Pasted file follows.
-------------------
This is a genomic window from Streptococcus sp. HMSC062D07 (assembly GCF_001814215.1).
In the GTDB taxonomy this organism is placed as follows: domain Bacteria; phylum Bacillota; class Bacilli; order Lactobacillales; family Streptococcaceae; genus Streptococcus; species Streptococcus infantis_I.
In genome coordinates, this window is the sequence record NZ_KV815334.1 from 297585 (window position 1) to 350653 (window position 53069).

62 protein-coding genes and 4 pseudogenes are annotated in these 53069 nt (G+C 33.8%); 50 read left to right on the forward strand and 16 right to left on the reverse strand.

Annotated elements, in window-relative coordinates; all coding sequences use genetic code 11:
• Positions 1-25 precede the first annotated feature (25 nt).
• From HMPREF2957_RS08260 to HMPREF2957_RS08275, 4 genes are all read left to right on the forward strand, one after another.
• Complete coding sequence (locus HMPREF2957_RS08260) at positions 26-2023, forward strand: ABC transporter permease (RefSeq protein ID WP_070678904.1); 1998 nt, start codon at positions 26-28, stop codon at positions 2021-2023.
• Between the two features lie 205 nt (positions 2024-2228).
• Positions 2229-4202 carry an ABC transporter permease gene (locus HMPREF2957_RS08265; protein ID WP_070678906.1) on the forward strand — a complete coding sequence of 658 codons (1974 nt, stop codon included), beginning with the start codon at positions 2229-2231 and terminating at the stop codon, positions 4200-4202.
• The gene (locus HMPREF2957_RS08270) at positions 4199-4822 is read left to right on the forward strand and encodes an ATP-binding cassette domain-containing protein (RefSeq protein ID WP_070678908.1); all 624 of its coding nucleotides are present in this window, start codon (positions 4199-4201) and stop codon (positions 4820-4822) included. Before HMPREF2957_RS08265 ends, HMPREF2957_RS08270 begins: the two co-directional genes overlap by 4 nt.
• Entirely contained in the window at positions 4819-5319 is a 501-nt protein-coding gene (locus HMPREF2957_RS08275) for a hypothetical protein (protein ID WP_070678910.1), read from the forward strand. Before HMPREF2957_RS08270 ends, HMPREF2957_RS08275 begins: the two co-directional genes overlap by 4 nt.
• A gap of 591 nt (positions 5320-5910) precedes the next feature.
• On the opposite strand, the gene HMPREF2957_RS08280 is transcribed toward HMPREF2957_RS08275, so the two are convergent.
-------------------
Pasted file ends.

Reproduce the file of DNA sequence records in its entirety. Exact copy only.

This is a genomic window from Streptococcus sp. HMSC062D07 (assembly GCF_001814215.1).
In the GTDB taxonomy this organism is placed as follows: domain Bacteria; phylum Bacillota; class Bacilli; order Lactobacillales; family Streptococcaceae; genus Streptococcus; species Streptococcus infantis_I.
In genome coordinates, this window is the sequence record NZ_KV815334.1 from 297585 (window position 1) to 350653 (window position 53069).

62 protein-coding genes and 4 pseudogenes are annotated in these 53069 nt (G+C 33.8%); 50 read left to right on the forward strand and 16 right to left on the reverse strand.

Annotated elements, in window-relative coordinates; all coding sequences use genetic code 11:
• Positions 1-25 precede the first annotated feature (25 nt).
• From HMPREF2957_RS08260 to HMPREF2957_RS08275, 4 genes are all read left to right on the forward strand, one after another.
• Complete coding sequence (locus HMPREF2957_RS08260) at positions 26-2023, forward strand: ABC transporter permease (RefSeq protein ID WP_070678904.1); 1998 nt, start codon at positions 26-28, stop codon at positions 2021-2023.
• Between the two features lie 205 nt (positions 2024-2228).
• Positions 2229-4202 carry an ABC transporter permease gene (locus HMPREF2957_RS08265; protein ID WP_070678906.1) on the forward strand — a complete coding sequence of 658 codons (1974 nt, stop codon included), beginning with the start codon at positions 2229-2231 and terminating at the stop codon, positions 4200-4202.
• The gene (locus HMPREF2957_RS08270) at positions 4199-4822 is read left to right on the forward strand and encodes an ATP-binding cassette domain-containing protein (RefSeq protein ID WP_070678908.1); all 624 of its coding nucleotides are present in this window, start codon (positions 4199-4201) and stop codon (positions 4820-4822) included. Before HMPREF2957_RS08265 ends, HMPREF2957_RS08270 begins: the two co-directional genes overlap by 4 nt.
• Entirely contained in the window at positions 4819-5319 is a 501-nt protein-coding gene (locus HMPREF2957_RS08275) for a hypothetical protein (protein ID WP_070678910.1), read from the forward strand. Before HMPREF2957_RS08270 ends, HMPREF2957_RS08275 begins: the two co-directional genes overlap by 4 nt.
• A gap of 591 nt (positions 5320-5910) precedes the next feature.
• On the opposite strand, the gene HMPREF2957_RS08280 is transcribed toward HMPREF2957_RS08275, so the two are convergent.